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I can't use the PDO class methods from my own pdo_connection class, with or without extends PDO, it doesn't work properly.

Class pdo_connection { 
//connection create 
    private $dbhost = "127.0.0.1"; 
    private $dbname = "db"; 
    private $dbuser = "user"; 
    private $dbpass = "pass"; 
    public function __construct() { 
        return $db = new PDO('mysql:host=' . $this->dbhost . ';dbname=' . $this->dbname, $this->dbuser, $this->dbpass); 
    } 
}

And then when I create the object:

require("api/pdo.connection.class.php"); 
$db = new pdo_connection(); 
$db->exec("SET NAMES utf8");  

I can't use exec, because is not a method of pdo_connection class, but I want to use the methods of PDO that is created in the pdo_connection class.

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3 Answers 3

up vote 4 down vote accepted

If you want to be able to use pdo_connection like that, you will have to extend PDO.

Example:

class db extends PDO {

Then, inside that class, in __construct, use parent::__construct:

parent::__construct('mysql:host=' . $this->dbhost . ';dbname=' . $this->dbname, $this->dbuser, $this->dbpass);

This is the class that I made that uses that method: [link]

Usage:

include_once 'db.php';
$db = new db('user');
// Do stuff with $db
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1  
class posted by op does not extend PDO –  dev-null-dweller Dec 7 '12 at 20:27
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  1. Follow naming/autoloading convention e.g. PSR-0.
  2. Use Autoloader, if you are using require/include for your classes, you are doing it wrong, most likely.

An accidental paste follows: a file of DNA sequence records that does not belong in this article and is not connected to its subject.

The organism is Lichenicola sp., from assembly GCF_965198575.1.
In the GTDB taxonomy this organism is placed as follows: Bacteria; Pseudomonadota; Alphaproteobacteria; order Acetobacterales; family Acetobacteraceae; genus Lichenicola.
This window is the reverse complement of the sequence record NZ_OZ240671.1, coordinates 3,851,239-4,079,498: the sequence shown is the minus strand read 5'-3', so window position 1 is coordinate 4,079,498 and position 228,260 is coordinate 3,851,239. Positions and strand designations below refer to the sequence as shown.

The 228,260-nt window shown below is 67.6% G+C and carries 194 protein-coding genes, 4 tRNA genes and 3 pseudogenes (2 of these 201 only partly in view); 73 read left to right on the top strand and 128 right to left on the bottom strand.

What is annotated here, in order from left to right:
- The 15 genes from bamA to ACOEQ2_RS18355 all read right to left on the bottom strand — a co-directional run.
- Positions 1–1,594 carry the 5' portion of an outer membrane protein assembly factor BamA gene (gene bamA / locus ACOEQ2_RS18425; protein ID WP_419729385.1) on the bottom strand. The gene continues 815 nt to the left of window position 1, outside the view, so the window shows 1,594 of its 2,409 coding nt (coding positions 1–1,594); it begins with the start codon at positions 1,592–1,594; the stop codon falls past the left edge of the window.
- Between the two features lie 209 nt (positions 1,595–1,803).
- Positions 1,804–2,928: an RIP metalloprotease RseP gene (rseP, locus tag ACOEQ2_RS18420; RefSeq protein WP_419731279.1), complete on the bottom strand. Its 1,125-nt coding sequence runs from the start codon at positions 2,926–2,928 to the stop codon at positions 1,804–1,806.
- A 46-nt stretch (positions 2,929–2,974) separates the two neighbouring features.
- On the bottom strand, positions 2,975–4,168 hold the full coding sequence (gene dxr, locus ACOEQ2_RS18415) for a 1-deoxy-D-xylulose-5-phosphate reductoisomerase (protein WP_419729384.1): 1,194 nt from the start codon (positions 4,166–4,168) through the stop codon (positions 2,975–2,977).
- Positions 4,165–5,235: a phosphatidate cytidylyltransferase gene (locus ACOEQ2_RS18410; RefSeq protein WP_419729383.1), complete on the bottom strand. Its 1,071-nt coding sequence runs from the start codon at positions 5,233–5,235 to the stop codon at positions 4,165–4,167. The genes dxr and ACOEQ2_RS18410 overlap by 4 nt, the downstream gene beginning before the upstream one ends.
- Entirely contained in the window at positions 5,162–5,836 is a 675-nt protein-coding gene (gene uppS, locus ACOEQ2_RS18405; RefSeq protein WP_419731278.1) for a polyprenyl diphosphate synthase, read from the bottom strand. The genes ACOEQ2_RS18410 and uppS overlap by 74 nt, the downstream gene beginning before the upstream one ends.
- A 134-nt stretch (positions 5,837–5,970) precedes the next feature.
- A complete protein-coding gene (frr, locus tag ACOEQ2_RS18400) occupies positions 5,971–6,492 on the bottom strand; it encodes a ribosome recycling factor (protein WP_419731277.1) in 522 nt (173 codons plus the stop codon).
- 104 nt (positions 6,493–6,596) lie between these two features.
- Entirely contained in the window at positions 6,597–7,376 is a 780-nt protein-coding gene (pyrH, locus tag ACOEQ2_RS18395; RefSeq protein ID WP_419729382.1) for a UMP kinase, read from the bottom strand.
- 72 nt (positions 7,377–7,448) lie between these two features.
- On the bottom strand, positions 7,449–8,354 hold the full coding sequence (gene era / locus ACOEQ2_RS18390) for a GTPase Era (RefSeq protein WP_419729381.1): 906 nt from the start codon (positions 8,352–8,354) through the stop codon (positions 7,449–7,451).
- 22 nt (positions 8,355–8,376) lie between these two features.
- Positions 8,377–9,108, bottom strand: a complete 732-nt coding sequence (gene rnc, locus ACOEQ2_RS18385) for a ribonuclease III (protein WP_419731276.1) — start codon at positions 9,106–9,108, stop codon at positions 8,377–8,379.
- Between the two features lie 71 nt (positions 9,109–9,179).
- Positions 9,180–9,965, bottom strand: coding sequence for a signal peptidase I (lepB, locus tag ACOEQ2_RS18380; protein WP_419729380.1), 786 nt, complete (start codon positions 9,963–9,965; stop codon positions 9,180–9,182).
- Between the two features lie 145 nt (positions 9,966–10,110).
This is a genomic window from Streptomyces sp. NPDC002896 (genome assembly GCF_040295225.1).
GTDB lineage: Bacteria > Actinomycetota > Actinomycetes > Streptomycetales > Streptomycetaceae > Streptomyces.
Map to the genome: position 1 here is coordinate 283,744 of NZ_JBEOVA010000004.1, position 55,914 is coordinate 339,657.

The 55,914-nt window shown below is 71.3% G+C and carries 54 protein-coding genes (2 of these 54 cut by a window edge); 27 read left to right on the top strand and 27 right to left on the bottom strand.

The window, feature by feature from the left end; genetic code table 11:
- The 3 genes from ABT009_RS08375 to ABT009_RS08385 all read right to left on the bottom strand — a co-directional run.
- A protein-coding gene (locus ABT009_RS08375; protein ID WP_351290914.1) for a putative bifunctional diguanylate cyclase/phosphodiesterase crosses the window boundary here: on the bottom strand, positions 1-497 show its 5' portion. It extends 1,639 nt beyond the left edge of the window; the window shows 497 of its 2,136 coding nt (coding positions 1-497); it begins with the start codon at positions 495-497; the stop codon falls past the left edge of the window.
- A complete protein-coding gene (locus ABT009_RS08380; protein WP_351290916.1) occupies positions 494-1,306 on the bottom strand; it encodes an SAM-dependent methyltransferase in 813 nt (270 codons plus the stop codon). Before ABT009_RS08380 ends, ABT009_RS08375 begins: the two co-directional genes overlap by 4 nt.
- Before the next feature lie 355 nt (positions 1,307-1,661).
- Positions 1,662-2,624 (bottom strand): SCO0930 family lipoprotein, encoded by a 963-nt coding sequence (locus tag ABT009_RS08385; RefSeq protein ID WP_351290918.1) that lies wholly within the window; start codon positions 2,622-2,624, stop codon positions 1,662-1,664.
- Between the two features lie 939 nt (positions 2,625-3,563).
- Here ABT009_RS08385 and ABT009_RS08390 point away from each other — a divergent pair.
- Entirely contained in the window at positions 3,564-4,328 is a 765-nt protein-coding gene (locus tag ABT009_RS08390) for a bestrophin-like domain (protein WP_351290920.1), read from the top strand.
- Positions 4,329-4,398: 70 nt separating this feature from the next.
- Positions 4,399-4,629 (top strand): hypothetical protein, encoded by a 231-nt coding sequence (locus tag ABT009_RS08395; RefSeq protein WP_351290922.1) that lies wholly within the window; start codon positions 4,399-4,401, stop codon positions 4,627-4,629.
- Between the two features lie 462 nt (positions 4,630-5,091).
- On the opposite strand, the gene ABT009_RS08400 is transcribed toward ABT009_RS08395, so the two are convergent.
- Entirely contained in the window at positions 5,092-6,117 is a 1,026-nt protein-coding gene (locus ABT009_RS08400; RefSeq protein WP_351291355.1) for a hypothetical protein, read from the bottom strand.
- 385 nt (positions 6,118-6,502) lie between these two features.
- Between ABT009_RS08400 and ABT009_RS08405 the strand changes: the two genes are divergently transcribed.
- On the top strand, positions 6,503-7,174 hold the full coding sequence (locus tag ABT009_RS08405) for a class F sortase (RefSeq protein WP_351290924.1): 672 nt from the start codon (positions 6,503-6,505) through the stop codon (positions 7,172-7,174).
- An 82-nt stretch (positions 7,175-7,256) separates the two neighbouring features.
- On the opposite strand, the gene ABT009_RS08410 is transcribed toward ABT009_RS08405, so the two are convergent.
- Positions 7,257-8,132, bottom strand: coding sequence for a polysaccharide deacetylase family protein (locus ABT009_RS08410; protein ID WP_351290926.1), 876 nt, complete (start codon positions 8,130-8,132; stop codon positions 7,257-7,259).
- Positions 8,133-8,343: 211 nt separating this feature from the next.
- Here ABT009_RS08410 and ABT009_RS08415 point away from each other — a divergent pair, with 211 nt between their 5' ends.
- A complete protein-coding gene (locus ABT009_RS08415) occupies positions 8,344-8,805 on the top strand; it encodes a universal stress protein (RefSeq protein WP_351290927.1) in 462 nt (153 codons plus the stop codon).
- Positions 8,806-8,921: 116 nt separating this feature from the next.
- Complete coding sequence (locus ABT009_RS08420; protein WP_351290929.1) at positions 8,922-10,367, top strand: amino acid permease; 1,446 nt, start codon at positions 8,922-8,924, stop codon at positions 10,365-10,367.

3. It is not enough to wrap code in class and call it OOP.
  4. I see no reason why you couldn't extend PDO, but anyways...

class MyPdo
{

  protected $db;
  protected $dbhost = '127.0.0.1';
  protected $dbname = 'db';
  protected $dbuser = 'user';
  protected $dbpass = 'pass';

  protected function __construct()
  {
    $this->db = PDO('mysql:host=' . $this->dbhost . ';dbname=' . $this->dbname, $this->dbuser, $this->dbpass);
  }

  public function __call($method, $args)
  {
    return call_user_func_array(array($this->db, $method), $args);
  }

}
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The return type of any constructor should be void. You use the constructor to initialize object properties. The return value when you call new ClassName() will be of type ClassName.

That being said, if you want to extend class PDO you can do so this way:

class pdo_connection extends PDO { ... }

However, personally I wouldn't go about it this way. In fact, quickly searching led me to this article:

Bear in mind I've never personally tried to extend PDO, so take that in consideration.

Instead, why not store the PDO object as a class property, then define your own functions that interact with that PDO Object?

Class pdo_connection { 
//connection create 
    private $dbhost = "127.0.0.1"; 
    private $dbname = "db"; 
    private $dbuser = "user"; 
    private $dbpass = "pass"; 
    public function __construct() { 
        try { // Don't forget this....
            $this->db = new PDO('mysql:host=' . $this->dbhost . ';dbname=' . $this->dbname, $this->dbuser, $this->dbpass); 
        } catch(PDOException $e) { }
    } 

    public function exec() {
     /// do your exec stuff here
    }
}
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3  
That linked article contains some, er, dubious statements and information, but the general idea of this is OK - please note the you would need to call $this->db->setAttribute(PDO::ATTR_ERRMODE, PDO::ERRMODE_EXCEPTION) to make PDO throw exceptions instead of triggering errors in any subsequent activity (after the constructor), and it is highly recommended (if not essential) that you call $this->db->setAttribute(PDO::ATTR_EMULATE_PREPARES, FALSE) when working with MySQL. –  DaveRandom Dec 7 '12 at 20:46
    
The linked article is really old, some context: phpdeveloper.org/news/3913 - Please check your sources when you drive conclusions from them. –  hakre Dec 20 '12 at 18:43
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